The model is not well known but awareness is growing among researchers and some UN agencies, and Brazil is emerging as a leader of this new movement. The country now has 20,000 enterprises operating within this model, according to a government survey. It shows that 1.8 million people work in the solidarity economy system.

Tue
24
Mar

Student Debt: A Penalty the Poor Pay for Not Being Wealthy

by Carl Gibson
Occupy.com
3/24/2015

Student Debt is a Trap

Student debt is no longer just about education – it’s become a trap used to keep poor people from becoming wealthy. And if prolonged, it will lead to massive social and economic instability.

Even though President Obama has hinted that student debt from private lenders may be forgiven, he conveniently left out that 90 percent of student loans are owed to the federal government, which will make approximately $127 billion in profit from student loans over the next decade.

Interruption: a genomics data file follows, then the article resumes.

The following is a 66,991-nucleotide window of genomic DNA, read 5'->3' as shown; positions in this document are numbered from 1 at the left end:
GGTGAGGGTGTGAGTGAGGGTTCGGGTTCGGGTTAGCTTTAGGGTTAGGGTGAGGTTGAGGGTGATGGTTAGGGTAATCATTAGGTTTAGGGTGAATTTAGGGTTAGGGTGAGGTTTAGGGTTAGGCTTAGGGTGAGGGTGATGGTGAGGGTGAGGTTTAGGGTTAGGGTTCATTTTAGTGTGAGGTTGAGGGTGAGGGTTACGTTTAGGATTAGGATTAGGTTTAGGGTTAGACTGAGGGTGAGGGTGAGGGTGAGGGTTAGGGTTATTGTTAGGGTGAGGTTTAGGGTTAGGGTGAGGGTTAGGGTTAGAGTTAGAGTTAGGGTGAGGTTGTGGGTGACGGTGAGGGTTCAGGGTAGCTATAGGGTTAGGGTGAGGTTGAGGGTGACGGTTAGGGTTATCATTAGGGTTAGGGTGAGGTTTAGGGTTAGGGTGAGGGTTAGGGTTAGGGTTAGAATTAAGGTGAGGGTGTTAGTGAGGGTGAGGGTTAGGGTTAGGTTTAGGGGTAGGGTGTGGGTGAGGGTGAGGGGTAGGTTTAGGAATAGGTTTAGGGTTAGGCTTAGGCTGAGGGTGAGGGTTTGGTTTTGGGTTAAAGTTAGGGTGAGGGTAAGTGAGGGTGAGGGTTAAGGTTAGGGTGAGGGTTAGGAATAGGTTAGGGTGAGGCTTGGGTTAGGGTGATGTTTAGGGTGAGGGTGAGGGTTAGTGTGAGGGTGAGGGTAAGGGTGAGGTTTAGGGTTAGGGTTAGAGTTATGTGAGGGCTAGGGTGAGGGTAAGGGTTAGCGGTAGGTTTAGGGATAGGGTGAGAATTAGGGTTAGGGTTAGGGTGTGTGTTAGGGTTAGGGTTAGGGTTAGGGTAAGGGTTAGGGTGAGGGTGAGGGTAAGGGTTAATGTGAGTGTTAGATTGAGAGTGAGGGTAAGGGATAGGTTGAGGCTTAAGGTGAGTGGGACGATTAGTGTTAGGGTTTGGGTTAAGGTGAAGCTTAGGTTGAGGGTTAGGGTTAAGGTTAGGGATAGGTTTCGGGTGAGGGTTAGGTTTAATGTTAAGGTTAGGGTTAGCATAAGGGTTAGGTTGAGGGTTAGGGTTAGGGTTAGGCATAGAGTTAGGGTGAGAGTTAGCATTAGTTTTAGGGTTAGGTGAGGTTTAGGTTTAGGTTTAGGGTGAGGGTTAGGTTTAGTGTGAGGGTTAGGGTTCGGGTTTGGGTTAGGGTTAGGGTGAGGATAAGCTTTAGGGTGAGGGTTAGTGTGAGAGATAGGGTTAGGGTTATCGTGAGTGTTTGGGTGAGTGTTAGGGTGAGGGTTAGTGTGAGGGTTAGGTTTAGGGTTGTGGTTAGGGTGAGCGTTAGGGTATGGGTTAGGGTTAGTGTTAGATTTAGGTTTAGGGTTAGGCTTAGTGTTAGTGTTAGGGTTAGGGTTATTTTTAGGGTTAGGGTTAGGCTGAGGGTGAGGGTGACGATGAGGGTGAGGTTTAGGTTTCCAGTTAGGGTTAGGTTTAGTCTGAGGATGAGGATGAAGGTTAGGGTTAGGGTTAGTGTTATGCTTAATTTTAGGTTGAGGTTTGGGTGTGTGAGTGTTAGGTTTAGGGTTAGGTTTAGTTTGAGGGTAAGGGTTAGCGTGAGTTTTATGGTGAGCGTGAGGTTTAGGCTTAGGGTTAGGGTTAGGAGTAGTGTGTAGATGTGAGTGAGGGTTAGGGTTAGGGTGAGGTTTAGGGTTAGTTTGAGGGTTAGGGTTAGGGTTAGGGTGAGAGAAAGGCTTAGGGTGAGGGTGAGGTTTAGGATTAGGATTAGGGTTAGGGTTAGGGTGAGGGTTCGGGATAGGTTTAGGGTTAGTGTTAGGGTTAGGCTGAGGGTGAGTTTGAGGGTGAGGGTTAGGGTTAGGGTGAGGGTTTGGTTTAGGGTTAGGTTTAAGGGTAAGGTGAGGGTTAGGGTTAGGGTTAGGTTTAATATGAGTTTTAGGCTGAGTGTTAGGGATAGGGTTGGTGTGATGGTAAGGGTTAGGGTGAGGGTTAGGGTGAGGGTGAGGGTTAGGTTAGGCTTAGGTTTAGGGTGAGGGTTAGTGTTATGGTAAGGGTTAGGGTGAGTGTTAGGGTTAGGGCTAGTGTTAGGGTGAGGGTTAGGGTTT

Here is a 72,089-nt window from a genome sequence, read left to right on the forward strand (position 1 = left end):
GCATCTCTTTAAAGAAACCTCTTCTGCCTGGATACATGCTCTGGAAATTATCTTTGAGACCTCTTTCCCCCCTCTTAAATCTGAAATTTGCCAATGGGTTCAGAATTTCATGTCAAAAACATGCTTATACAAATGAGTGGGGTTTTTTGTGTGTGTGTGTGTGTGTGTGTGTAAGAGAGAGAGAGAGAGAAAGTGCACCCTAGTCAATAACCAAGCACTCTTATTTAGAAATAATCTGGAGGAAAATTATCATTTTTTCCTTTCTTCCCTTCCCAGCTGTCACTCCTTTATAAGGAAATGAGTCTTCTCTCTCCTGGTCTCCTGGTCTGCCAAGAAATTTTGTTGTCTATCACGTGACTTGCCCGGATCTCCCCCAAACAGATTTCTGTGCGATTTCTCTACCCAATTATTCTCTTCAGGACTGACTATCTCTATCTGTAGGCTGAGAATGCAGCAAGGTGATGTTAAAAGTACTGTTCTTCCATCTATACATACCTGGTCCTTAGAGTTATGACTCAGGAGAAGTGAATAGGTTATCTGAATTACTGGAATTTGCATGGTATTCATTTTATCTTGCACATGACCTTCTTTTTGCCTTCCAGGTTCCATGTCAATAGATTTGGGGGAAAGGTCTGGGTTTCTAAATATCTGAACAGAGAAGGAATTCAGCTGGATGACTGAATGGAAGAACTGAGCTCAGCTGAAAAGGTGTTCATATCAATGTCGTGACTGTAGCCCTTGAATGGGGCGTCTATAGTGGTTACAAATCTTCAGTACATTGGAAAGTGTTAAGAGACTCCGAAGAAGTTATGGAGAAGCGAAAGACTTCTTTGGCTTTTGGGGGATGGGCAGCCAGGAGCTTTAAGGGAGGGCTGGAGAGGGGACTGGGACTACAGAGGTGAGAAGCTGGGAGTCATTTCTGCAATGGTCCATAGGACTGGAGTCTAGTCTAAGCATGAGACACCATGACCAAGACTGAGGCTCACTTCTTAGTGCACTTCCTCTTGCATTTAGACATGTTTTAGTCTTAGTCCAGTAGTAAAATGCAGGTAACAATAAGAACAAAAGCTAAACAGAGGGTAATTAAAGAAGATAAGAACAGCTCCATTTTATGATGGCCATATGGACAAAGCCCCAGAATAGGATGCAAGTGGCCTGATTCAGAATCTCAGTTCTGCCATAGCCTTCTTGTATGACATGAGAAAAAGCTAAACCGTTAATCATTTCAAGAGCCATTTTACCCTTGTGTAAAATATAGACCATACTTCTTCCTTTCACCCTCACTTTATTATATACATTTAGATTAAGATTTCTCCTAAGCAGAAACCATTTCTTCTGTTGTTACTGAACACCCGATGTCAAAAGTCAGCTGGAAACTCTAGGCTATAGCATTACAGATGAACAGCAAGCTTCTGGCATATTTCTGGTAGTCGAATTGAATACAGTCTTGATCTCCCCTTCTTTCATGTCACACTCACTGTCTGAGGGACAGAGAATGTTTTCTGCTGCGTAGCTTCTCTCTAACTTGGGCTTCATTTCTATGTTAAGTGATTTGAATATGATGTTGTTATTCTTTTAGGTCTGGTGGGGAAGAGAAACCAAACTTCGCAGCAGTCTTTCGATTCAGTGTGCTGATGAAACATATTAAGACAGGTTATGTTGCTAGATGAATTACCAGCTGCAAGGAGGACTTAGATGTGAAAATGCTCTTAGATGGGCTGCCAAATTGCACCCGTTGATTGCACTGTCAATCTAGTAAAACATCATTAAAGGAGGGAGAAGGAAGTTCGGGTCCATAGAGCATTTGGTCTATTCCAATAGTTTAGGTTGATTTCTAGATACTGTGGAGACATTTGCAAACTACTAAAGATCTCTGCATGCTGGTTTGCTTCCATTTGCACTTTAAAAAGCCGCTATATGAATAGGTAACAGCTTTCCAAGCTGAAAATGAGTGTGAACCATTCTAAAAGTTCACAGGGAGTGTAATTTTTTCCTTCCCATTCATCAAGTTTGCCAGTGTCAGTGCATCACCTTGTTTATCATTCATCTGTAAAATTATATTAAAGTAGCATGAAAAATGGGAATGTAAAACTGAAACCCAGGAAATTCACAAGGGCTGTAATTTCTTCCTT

People who aren’t born into bottomless wealth have two options in life: struggle to stay afloat, or move up the class ladder. Those who choose the latter are told that the best way to ensure class mobility is to get a good-paying job, save money, and make smart investments.

Thu
12
Feb

Neoliberal Co-optation of Leading Co-op Organizations, and a Socialist Counter-Politics of Cooperation

by Carl Ratner
Monthly Review
2015, Volume 66, Number 9 (February)

Many people think of cooperatives as small, locally owned businesses, such as groceries, cafes, or bicycle shops, where people can work in an equal and participatory non-capitalist organization. In reality, the U.S. co-op movement is tied to federal agencies whose agenda is promoting neoliberalism, both domestically and abroad, and the co-op movement itself has neoliberal leaders. Many co-ops in name are profit-driven capitalist corporations in practice. And even in the abstract, the co-op principles of smaller co-ops enable neoliberal cooperative politics. All of this, however, raises the question of what a co-op based on socialist values would be, and China’s Nanjie village provides a living example of that.

The U.S. Co-op Movement’s Structure